In a November interview with the Herald-Leader about possible bowl scenarios, Ramsey mentioned a Kentucky-Iowa rematch as one variable the bowl was trying to avoid.

However, as the options for the bowl clarified based on the results of the final two weeks of the regular season, both programs became more appealing to the game. Kentucky fans have traditionally flocked to Nashville for bowl games or the SEC basketball tournament. Iowa has never played in the game (the Hawkeyes were supposed to play in the Music City Bowl in 2020 before the game was canceled due to a COVID-19 breakout), but Nashville also represents a driveable trip from Iowa City.

“Neither school, coach, AD, anybody, either conference had any concerns about it,” Ramsey said Sunday after the bowl matchup was announced. “It’s unusual, no doubt about it, but we talked through with both schools. We just felt like each school was kind of the right pick in the right year if they presented itself. If either school had some issues with it, certainly we could go another direction, but neither had any issues whatsoever so we moved forward.”

Kentucky could be short-handed in the Music City Bowl

At stake in the bowl for Kentucky is a 20-game non-conference winning streak, the longest active winning streak in the country. Included in that streak is four consecutive bowl wins and eight wins over Power Five conference foes.

Last season’s Citrus Bowl is the only previous meeting between the Wildcats and Iowa, head coach Mark Stoops’ alma mater. The SEC usually tries to avoid repeat bowl matchups in its selection process, but Kentucky lost much of its leverage with a November loss to Vanderbilt.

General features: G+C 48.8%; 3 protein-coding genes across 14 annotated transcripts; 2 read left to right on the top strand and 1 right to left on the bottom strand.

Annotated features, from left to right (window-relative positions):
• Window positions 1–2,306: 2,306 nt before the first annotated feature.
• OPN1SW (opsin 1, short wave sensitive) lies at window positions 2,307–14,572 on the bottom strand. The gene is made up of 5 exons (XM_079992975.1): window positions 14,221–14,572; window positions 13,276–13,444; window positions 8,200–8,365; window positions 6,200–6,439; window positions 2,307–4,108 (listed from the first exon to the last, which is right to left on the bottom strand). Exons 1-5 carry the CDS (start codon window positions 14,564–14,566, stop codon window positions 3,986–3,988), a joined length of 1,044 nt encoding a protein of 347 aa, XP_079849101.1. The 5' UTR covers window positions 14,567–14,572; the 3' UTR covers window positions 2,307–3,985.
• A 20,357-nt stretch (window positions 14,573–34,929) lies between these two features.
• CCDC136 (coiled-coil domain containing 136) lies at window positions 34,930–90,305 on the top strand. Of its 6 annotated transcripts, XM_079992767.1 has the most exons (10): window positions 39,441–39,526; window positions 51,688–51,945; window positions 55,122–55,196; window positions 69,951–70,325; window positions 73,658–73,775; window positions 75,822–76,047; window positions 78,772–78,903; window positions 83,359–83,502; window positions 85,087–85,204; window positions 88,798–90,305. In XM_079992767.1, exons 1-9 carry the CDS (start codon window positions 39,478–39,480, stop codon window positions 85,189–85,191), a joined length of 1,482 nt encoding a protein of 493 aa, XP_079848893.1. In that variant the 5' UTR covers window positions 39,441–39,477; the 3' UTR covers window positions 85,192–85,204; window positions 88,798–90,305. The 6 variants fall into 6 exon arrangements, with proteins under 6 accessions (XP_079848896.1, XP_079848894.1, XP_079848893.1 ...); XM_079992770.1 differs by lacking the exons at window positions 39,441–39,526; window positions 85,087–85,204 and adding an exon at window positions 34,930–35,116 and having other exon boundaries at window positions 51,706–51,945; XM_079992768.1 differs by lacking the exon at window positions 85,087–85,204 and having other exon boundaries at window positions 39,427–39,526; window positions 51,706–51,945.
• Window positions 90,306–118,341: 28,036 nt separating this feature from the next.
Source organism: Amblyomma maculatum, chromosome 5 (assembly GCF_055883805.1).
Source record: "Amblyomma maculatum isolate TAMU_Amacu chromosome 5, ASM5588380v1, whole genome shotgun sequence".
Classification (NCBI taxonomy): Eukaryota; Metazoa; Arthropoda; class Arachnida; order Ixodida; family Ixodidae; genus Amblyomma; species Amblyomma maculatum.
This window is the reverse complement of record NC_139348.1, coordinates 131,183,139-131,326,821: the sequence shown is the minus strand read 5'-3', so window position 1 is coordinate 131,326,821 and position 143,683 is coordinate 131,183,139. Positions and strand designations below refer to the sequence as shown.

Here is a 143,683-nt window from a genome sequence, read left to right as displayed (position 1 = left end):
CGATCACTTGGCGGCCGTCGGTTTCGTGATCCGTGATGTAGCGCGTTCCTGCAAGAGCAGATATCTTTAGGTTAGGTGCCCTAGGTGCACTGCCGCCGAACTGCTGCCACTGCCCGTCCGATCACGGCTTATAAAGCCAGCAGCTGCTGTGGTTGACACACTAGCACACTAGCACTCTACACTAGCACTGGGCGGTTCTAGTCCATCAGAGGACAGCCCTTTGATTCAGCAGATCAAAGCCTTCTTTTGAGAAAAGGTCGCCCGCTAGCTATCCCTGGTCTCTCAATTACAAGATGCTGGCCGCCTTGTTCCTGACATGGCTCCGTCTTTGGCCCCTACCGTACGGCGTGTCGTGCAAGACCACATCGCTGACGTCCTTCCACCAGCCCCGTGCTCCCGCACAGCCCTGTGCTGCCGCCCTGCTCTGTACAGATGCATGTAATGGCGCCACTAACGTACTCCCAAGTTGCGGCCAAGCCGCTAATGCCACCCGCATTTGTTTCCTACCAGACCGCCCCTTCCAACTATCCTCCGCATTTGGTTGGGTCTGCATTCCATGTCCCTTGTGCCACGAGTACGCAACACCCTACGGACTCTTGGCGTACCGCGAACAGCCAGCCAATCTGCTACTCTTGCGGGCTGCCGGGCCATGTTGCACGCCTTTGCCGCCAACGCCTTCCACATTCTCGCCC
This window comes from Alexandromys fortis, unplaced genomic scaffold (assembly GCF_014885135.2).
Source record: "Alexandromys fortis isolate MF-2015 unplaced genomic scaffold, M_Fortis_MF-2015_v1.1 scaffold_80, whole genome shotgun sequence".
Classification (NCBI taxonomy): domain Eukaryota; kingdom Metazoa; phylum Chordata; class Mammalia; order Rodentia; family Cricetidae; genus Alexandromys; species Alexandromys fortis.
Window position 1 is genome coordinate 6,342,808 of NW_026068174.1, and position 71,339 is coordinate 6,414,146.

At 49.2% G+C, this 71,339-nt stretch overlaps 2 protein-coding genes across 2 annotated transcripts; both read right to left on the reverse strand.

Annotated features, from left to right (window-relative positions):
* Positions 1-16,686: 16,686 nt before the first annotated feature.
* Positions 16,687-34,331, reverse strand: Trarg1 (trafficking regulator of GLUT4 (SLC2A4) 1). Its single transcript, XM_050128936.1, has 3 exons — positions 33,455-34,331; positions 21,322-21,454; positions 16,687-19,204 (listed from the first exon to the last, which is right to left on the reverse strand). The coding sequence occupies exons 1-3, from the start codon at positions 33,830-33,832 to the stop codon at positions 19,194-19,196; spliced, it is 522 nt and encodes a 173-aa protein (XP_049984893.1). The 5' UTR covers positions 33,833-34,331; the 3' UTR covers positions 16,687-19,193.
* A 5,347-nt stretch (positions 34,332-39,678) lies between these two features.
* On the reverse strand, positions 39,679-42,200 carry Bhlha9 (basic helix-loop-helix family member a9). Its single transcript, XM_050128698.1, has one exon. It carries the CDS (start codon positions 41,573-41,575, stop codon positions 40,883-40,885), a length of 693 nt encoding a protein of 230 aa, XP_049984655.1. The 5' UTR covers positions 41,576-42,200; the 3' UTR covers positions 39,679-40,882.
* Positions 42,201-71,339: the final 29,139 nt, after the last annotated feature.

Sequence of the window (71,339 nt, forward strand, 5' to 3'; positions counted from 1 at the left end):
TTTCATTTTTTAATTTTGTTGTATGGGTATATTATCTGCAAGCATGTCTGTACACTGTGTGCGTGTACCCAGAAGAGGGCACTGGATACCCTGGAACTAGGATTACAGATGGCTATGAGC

Kentucky is unlikely to be at full strength in the bowl game.

Already, several Wildcats have announced their intention to enter the transfer portal. While none of that group served as starters late in the season, some did see regular snaps off the bench.

Star quarterback Will Levis also has not announced his plans for the bowl game. Levis and Stoops have acknowledged there is a chance Levis opts out of playing in the game in order to gain some much-needed rest after an injury-plagued season in advance of starting his pre-NFL Draft workouts. Levis is widely projected as a first-round pick and one of the top three quarterbacks in the 2023 NFL Draft class.

Kentucky will also feature a new offensive play-caller in the game after offensive coordinator Rich Scangarello was fired last week. Running backs coach John Settle was also fired after the regular season finale.

The Music City Bowl does offer the chance for Kentucky to showcase its program in a city that has become increasingly important to the Wildcats’ recruiting efforts in recent years.

Star freshman wide receiver Barion Brown leads a group of promising young Wildcats from Nashville. Twin brothers and Nashville-area natives Keaten and Destin Wade could also feature in the game. Keaten has played as a reserve outside linebacker as a freshman this season. Destin could make his UK debut at quarterback if Levis opts not to play in the game.

Music City Bowl

Kentucky vs. Iowa

When:Noon Saturday, Dec. 31

Where:Nissan Stadium in Nashville

Records:Kentucky (7-5, 3-5 SEC), Iowa (7-5, 5-4 Big Ten)

TV:ABC-36

Series:Kentucky leads 1-0

Last meeting:Kentucky won 20-17 on Jan. 1 in the Citrus Bowl in Orlando, Fla.

Kentucky football’s 2023 roster could use transfer portal help at these positions

Why we will look back at 2022 as the year Kentucky actually ‘joined’ the SEC

Could Liam Coen return to UK? A look at possible candidates to replace Rich Scangarello.

Regardless of bowl opt-out decision, Will Levis’ Kentucky football legacy looks safe

UK freshmen dominated U of L. In NIL era, can the Cats keep their young nucleus intact?

©2022 Lexington Herald-Leader. Visit kentucky.com. Distributed by Tribune Content Agency, LLC.